Woods has always played at least three times between the Masters and the U.S. Open. But he said Monday he's trying to stick to a lighter schedule after having knee surgery in December.
'I'll probably play fewer events than I did last year, just to make sure everything is OK,' he said. 'I'm taking more time off and just making sure everything is all right for the future. I don't want to create any further damage.'
Woods missed five tournaments early in the season after surgery to remove fluid and benign cysts that had caused ligaments in his knee to swell. He hasn't played since finishing in a tie for 15th at the Masters, a four-week break.
Woods will compete at this week's Deutsche Bank-SAP Open TPC of Europe (Thurs. - Sun. on The Golf Channel), where he is the two-time defending champion, and then return for the Memorial Tournament.
And no, he's not going to play at Colonial, where Annika Sorenstam will become the first woman in 58 years to compete on the PGA Tour.
'No Colonial,' he said during a teleconference at the U.S. Open media day. 'I'm out.'
While long layoffs aren't typical for Woods, he said his reduced schedule won't hurt his chances for a third U.S. Open title. After all, it's not as if he's been off on some exotic extended vacation.
He has spent his break working on his swing -- its plane and the extension of his downswing, in particular. And Woods saw his instructor, Butch Harmon, last week.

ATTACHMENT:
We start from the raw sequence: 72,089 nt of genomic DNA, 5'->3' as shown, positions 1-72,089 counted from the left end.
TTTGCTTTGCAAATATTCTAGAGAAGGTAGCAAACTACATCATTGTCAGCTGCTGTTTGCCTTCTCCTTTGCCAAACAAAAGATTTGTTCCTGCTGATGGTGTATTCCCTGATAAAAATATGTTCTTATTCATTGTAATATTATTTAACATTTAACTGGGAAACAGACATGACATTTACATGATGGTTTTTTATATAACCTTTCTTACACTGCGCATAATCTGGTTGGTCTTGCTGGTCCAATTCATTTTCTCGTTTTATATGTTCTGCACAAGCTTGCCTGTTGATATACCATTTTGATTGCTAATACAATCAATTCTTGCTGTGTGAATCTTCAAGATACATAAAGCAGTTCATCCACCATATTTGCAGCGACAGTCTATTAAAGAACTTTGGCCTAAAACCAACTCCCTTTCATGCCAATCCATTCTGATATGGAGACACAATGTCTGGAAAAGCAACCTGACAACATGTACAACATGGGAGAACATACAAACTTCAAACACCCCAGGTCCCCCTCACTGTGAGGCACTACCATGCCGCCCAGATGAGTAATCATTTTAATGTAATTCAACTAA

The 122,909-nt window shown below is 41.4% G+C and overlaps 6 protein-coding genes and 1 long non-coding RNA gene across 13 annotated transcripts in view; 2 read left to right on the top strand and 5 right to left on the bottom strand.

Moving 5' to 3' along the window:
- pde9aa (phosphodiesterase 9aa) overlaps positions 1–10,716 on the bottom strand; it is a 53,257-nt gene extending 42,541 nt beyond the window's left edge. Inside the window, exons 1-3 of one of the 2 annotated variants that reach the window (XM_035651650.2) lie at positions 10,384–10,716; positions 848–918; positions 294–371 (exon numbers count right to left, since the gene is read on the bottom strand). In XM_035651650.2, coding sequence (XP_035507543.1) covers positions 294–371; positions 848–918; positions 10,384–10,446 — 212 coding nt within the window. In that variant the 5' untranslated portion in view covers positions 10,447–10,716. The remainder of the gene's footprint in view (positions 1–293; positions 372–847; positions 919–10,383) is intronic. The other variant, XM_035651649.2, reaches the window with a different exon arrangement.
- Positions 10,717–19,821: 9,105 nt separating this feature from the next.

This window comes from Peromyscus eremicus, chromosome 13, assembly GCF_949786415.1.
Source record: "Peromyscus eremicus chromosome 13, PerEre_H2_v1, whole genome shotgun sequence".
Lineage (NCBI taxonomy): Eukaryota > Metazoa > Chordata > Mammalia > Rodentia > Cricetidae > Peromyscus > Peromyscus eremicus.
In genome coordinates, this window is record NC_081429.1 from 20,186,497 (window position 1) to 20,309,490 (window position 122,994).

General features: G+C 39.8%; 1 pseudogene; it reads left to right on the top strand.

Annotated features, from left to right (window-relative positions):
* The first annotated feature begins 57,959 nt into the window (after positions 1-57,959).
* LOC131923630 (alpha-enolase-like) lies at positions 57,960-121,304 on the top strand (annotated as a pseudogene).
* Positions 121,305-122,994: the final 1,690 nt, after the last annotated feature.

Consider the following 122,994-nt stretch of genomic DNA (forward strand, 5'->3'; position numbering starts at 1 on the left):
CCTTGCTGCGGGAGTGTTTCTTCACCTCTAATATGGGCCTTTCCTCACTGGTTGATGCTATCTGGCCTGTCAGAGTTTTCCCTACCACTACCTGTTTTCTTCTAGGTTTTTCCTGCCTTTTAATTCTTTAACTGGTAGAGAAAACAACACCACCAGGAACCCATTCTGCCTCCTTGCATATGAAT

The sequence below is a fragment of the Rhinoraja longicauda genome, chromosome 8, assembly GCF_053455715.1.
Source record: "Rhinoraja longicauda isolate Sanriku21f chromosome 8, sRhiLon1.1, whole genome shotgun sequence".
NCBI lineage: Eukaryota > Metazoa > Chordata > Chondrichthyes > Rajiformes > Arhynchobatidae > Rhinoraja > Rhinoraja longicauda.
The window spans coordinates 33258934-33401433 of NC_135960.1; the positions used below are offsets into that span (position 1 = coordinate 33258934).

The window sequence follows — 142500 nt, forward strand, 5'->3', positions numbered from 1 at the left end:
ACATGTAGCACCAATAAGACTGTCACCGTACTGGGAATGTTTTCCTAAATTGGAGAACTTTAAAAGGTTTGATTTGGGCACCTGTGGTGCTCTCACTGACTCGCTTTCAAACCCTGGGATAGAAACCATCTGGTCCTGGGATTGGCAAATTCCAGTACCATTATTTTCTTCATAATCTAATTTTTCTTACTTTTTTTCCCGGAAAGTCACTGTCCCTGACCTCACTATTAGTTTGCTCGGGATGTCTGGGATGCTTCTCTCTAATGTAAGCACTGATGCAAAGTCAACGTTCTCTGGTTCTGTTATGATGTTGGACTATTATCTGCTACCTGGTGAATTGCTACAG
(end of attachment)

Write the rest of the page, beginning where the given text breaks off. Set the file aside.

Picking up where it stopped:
He also plans to fit in a trip to Chicago for a sneak peek at Olympia Fields Country Club, where the U.S. Open will be held June 12-15.
'If my practice sessions go well,' he said, 'then there's nothing to worry about.'
And if there's one tournament where extra practice helps, it's the U.S. Open. Open courses are traditionally longer and narrower than those for the other majors, and Olympia Fields is no different.
Almost 400 yards have been added, so the course will play to 7,190 yards. Fairways will average 28 yards in width. There are only two par 5s, both on the front nine.
'I think the U.S. Open setup is wonderful, because it puts a premium on ball striking,' Woods said. 'On top of that, it really puts you in a position where you have to think your way around a golf course. It's just not about tee up the driver and bombs away, hit it as hard as you can and go find it. You've got to really strategize and position your golf club moreso than most tournaments you play in.
'When I first played a U.S. Open, I knew how to play a U.S. Open. I knew how to strategize and put myself from point A to point B. But my game didn't allow me to do that. I didn't drive it very straight and, on top of that, my distance control wasn't very good.'
But that's come with experience. Just 27, Woods has won two of the last three U.S. Opens, including last year's tournament at Bethpage Black in New York.
He ran away with the 2000 U.S. Open at Pebble Beach, winning by 15 strokes.
And though Woods has never played Olympia Fields, he figures to have something of a homefield advantage.
Woods has a successful track record in Chicago, winning the 1999 PGA Championship at Medinah Country Club and the 1997 and 1999 Western Opens there. He's a fan favorite, too.
Who can forget the sight of thousands of fans breaking through the ropes to follow Woods up the 18th fairway as he won the Western Open in 1997?
'I'm just hoping to enjoy playing in front of the Chicago fans. They've been awesome,' Woods said with a grin. 'It's been a lot of fun for me, and hopefully I can use that good karma at the U.S. Open.'
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